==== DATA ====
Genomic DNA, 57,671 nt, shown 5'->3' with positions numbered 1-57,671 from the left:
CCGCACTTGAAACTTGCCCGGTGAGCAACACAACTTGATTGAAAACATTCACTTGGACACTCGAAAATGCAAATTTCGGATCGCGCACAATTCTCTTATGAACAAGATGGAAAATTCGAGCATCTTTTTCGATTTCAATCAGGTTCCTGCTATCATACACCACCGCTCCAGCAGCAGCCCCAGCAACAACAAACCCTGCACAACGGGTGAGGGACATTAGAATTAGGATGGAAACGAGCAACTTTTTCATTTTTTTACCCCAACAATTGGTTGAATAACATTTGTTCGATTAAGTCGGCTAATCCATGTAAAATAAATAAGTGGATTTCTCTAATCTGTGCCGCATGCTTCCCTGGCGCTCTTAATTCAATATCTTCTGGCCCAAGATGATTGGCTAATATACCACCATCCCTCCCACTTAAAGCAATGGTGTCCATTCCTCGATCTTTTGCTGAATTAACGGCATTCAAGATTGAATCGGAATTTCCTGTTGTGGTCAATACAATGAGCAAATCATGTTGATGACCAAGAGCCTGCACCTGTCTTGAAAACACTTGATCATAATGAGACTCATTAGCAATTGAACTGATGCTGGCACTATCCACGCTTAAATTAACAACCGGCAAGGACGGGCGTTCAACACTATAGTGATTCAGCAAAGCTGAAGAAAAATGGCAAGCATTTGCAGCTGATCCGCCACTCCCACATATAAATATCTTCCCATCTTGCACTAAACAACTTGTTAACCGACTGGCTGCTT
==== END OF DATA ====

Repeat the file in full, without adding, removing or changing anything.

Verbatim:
Genomic DNA, 57,671 nt, shown 5'->3' with positions numbered 1-57,671 from the left:
CCGCACTTGAAACTTGCCCGGTGAGCAACACAACTTGATTGAAAACATTCACTTGGACACTCGAAAATGCAAATTTCGGATCGCGCACAATTCTCTTATGAACAAGATGGAAAATTCGAGCATCTTTTTCGATTTCAATCAGGTTCCTGCTATCATACACCACCGCTCCAGCAGCAGCCCCAGCAACAACAAACCCTGCACAACGGGTGAGGGACATTAGAATTAGGATGGAAACGAGCAACTTTTTCATTTTTTTACCCCAACAATTGGTTGAATAACATTTGTTCGATTAAGTCGGCTAATCCATGTAAAATAAATAAGTGGATTTCTCTAATCTGTGCCGCATGCTTCCCTGGCGCTCTTAATTCAATATCTTCTGGCCCAAGATGATTGGCTAATATACCACCATCCCTCCCACTTAAAGCAATGGTGTCCATTCCTCGATCTTTTGCTGAATTAACGGCATTCAAGATTGAATCGGAATTTCCTGTTGTGGTCAATACAATGAGCAAATCATGTTGATGACCAAGAGCCTGCACCTGTCTTGAAAACACTTGATCATAATGAGACTCATTAGCAATTGAACTGATGCTGGCACTATCCACGCTTAAATTAACAACCGGCAAGGACGGGCGTTCAACACTATAGTGATTCAGCAAAGCTGAAGAAAAATGGCAAGCATTTGCAGCTGATCCGCCACTCCCACATATAAATATCTTCCCATCTTGCACTAAACAACTTGTTAACCGACTGGCTGCTT